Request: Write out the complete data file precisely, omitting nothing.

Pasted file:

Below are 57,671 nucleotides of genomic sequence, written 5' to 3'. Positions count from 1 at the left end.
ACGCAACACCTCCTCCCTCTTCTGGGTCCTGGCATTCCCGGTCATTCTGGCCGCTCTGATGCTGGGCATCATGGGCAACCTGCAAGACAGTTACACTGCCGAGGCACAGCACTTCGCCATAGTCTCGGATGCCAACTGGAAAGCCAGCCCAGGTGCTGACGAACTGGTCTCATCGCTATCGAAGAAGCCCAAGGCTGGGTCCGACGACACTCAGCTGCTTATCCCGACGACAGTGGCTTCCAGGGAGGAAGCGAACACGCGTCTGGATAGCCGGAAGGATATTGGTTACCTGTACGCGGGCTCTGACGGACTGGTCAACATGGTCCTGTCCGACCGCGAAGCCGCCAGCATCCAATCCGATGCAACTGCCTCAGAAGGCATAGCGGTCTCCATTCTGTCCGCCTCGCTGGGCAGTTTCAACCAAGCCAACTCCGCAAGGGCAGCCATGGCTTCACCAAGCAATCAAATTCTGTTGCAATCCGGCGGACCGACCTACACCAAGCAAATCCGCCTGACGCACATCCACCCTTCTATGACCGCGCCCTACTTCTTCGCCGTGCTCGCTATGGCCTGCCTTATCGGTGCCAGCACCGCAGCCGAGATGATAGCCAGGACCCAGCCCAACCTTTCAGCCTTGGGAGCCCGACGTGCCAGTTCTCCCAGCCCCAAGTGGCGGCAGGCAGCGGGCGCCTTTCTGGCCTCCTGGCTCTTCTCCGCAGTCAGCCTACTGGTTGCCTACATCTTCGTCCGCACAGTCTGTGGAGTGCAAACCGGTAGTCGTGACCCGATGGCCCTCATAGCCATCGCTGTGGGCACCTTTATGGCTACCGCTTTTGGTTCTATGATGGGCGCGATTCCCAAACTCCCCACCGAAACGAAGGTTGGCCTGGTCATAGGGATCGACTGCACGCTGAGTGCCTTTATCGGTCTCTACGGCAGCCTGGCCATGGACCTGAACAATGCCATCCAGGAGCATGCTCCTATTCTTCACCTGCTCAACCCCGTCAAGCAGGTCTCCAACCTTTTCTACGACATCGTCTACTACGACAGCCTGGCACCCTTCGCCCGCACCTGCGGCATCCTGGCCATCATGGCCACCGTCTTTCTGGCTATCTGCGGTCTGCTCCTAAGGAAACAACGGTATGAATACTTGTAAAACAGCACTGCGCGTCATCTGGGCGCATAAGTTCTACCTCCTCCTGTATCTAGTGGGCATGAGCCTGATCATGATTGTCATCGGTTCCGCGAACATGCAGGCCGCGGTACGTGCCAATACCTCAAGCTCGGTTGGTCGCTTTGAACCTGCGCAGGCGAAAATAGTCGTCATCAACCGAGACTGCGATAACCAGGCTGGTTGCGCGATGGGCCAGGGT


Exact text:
Below are 57,671 nucleotides of genomic sequence, written 5' to 3'. Positions count from 1 at the left end.
ACGCAACACCTCCTCCCTCTTCTGGGTCCTGGCATTCCCGGTCATTCTGGCCGCTCTGATGCTGGGCATCATGGGCAACCTGCAAGACAGTTACACTGCCGAGGCACAGCACTTCGCCATAGTCTCGGATGCCAACTGGAAAGCCAGCCCAGGTGCTGACGAACTGGTCTCATCGCTATCGAAGAAGCCCAAGGCTGGGTCCGACGACACTCAGCTGCTTATCCCGACGACAGTGGCTTCCAGGGAGGAAGCGAACACGCGTCTGGATAGCCGGAAGGATATTGGTTACCTGTACGCGGGCTCTGACGGACTGGTCAACATGGTCCTGTCCGACCGCGAAGCCGCCAGCATCCAATCCGATGCAACTGCCTCAGAAGGCATAGCGGTCTCCATTCTGTCCGCCTCGCTGGGCAGTTTCAACCAAGCCAACTCCGCAAGGGCAGCCATGGCTTCACCAAGCAATCAAATTCTGTTGCAATCCGGCGGACCGACCTACACCAAGCAAATCCGCCTGACGCACATCCACCCTTCTATGACCGCGCCCTACTTCTTCGCCGTGCTCGCTATGGCCTGCCTTATCGGTGCCAGCACCGCAGCCGAGATGATAGCCAGGACCCAGCCCAACCTTTCAGCCTTGGGAGCCCGACGTGCCAGTTCTCCCAGCCCCAAGTGGCGGCAGGCAGCGGGCGCCTTTCTGGCCTCCTGGCTCTTCTCCGCAGTCAGCCTACTGGTTGCCTACATCTTCGTCCGCACAGTCTGTGGAGTGCAAACCGGTAGTCGTGACCCGATGGCCCTCATAGCCATCGCTGTGGGCACCTTTATGGCTACCGCTTTTGGTTCTATGATGGGCGCGATTCCCAAACTCCCCACCGAAACGAAGGTTGGCCTGGTCATAGGGATCGACTGCACGCTGAGTGCCTTTATCGGTCTCTACGGCAGCCTGGCCATGGACCTGAACAATGCCATCCAGGAGCATGCTCCTATTCTTCACCTGCTCAACCCCGTCAAGCAGGTCTCCAACCTTTTCTACGACATCGTCTACTACGACAGCCTGGCACCCTTCGCCCGCACCTGCGGCATCCTGGCCATCATGGCCACCGTCTTTCTGGCTATCTGCGGTCTGCTCCTAAGGAAACAACGGTATGAATACTTGTAAAACAGCACTGCGCGTCATCTGGGCGCATAAGTTCTACCTCCTCCTGTATCTAGTGGGCATGAGCCTGATCATGATTGTCATCGGTTCCGCGAACATGCAGGCCGCGGTACGTGCCAATACCTCAAGCTCGGTTGGTCGCTTTGAACCTGCGCAGGCGAAAATAGTCGTCATCAACCGAGACTGCGATAACCAGGCTGGTTGCGCGATGGGCCAGGGT